Jennifer Johnson is a historian of medicine and a specialitist in twentieth-century North Africa. Her research explores questions of public health, nationalism, decolonization, humanitarianism, and international organizations.
Her first book, The Battle for Algeria: Sovereignty, Health Care, and Humanitarianism (University of Pennsylvania Press, 2016), offers a new interpretation of the Algerian War (1954-1962). It foregrounds the centrality of health and humanitarianism to the nationalists’ war effort and shows how the FLN leadership constructed national health care institutions that provided critical care for the population and functioned as a protostate. Moreover, it demonstrates how the FLN’s representatives used postwar rhetoric about rights and national self-determination to legitimize their claims, which led to international recognition of Algerian sovereignty.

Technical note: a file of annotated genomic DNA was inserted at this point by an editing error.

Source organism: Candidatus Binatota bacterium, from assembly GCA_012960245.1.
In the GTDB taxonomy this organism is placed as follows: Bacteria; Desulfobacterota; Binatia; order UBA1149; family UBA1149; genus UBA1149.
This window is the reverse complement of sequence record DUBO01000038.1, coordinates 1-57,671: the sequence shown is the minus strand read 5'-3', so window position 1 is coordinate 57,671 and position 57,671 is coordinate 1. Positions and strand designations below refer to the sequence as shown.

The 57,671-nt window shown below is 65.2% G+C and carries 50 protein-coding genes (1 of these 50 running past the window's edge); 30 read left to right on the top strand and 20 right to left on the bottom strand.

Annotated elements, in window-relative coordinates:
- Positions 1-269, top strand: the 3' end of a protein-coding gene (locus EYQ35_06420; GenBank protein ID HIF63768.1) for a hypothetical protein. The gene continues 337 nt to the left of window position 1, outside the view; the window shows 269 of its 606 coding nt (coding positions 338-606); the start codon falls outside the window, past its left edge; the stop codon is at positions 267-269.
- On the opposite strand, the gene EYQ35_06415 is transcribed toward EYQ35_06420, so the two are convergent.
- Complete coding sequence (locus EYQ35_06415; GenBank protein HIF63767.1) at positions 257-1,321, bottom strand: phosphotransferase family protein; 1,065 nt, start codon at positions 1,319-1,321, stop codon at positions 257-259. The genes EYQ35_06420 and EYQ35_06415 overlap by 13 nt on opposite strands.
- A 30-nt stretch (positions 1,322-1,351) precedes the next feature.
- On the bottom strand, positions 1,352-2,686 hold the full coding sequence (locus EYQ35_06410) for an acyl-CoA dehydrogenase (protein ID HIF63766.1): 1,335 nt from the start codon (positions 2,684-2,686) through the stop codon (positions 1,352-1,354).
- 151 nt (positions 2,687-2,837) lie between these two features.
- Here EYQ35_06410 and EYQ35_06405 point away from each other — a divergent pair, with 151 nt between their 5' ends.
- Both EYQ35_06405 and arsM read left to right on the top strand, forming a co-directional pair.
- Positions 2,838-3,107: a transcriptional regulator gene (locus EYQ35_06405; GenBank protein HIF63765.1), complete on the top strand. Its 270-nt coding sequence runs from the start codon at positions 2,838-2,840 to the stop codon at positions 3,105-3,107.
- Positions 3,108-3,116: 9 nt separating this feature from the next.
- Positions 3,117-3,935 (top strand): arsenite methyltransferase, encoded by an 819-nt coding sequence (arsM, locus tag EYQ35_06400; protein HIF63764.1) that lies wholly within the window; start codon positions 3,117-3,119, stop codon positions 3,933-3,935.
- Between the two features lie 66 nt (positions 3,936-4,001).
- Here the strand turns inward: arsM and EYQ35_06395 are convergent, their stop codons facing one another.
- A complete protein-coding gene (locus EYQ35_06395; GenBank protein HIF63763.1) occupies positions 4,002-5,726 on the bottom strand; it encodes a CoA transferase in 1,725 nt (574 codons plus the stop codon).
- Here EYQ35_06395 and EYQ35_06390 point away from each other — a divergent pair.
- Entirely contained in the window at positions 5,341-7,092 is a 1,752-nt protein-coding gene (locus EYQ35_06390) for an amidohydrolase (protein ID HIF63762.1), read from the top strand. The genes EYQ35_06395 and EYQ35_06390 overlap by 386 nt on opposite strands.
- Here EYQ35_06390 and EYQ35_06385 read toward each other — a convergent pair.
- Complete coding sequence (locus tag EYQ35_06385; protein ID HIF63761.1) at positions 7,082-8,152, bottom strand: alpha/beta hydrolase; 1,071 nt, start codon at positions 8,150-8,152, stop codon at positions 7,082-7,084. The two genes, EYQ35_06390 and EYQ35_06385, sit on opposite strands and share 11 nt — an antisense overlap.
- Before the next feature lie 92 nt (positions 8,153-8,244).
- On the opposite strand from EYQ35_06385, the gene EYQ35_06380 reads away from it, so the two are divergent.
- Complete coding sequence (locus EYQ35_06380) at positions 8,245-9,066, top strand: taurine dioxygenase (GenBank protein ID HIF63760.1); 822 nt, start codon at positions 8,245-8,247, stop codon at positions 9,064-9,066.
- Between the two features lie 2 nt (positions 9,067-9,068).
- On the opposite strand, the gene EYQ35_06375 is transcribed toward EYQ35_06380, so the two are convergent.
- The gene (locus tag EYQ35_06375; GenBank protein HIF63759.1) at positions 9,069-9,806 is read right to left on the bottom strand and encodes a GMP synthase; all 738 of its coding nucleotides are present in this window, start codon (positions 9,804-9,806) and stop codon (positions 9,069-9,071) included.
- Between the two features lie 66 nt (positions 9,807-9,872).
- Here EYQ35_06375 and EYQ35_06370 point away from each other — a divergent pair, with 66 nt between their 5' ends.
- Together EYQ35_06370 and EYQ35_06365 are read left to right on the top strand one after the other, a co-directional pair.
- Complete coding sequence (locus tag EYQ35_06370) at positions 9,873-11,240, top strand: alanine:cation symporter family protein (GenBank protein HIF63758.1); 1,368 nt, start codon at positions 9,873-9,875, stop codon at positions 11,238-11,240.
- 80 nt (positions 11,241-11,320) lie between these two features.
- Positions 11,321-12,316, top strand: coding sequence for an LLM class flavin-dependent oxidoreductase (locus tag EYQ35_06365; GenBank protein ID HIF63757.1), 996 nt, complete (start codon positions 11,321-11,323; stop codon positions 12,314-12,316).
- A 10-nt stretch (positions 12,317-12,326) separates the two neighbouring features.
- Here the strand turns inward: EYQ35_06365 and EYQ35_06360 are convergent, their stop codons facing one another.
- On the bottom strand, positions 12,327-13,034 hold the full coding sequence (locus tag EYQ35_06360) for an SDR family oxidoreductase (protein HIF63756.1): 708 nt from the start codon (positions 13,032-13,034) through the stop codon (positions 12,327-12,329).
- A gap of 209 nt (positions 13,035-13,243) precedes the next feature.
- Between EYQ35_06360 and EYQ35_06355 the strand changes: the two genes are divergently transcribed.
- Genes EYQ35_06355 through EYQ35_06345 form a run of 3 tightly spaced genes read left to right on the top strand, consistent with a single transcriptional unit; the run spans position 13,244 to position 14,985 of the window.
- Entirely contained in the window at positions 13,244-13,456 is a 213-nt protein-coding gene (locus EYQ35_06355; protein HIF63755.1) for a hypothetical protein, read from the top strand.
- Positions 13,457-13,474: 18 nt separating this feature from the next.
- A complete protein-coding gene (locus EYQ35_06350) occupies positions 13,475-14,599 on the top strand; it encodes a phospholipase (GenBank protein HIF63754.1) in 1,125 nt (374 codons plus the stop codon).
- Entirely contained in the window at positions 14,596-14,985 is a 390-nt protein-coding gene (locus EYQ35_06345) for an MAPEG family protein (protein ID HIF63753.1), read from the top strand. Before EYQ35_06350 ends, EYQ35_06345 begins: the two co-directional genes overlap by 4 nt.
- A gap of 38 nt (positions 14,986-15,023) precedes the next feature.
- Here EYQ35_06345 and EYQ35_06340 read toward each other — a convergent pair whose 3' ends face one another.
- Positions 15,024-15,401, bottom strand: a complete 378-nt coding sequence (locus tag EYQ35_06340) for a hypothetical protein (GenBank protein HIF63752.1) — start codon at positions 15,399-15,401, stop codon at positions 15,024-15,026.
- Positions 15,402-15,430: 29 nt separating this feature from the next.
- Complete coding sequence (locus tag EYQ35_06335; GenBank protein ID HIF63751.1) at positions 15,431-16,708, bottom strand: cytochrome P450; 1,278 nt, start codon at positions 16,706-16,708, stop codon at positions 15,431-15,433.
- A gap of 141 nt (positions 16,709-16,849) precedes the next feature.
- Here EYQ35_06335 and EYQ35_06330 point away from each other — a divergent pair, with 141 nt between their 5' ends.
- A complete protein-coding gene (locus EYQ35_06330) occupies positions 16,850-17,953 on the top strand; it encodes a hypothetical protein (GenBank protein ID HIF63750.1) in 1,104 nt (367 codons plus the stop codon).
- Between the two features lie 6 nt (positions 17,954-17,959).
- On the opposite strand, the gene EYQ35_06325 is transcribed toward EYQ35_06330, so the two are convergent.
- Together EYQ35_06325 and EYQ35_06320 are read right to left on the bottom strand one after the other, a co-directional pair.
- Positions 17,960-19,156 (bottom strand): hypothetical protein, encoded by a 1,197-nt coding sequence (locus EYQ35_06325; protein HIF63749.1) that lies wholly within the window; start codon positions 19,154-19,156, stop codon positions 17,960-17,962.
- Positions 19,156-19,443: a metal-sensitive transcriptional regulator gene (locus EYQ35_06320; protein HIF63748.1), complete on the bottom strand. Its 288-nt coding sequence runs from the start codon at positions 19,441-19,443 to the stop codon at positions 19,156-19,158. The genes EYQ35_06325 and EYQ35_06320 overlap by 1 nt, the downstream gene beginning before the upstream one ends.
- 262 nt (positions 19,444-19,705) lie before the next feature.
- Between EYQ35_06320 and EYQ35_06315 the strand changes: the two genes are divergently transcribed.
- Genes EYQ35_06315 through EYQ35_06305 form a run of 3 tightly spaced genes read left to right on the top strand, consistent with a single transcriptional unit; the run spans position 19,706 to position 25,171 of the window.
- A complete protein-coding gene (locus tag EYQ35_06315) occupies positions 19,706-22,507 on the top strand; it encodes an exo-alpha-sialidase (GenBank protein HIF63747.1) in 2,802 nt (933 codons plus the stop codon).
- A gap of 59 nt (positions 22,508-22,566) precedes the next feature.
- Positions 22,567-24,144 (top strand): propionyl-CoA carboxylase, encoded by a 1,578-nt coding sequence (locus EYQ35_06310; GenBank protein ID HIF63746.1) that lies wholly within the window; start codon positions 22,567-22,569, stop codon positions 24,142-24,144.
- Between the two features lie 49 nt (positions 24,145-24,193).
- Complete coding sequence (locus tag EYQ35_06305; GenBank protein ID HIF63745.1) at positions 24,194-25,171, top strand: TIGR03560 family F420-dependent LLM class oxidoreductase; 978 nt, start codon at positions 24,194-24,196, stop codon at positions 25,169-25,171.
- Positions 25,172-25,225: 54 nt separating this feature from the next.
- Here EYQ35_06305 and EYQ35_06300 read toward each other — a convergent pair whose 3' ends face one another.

Her current book project entitled Statebuilding After Empire: Health Care, Family Planning and International Aid in North Africa examines the relationship between public health and statebuilding. Specifically, it explores family planning programs in postcolonial Morocco, Algeria, and Tunisia and shows how newly independent regimes partnered with international organizations on this particular initiative to develop their countries and expand their national health services in the wake of decolonization.
Johnson came to Brown after teaching at the City College of New York and Lehman College. She received her BA in History from Brown University and her PhD in History from Princeton University.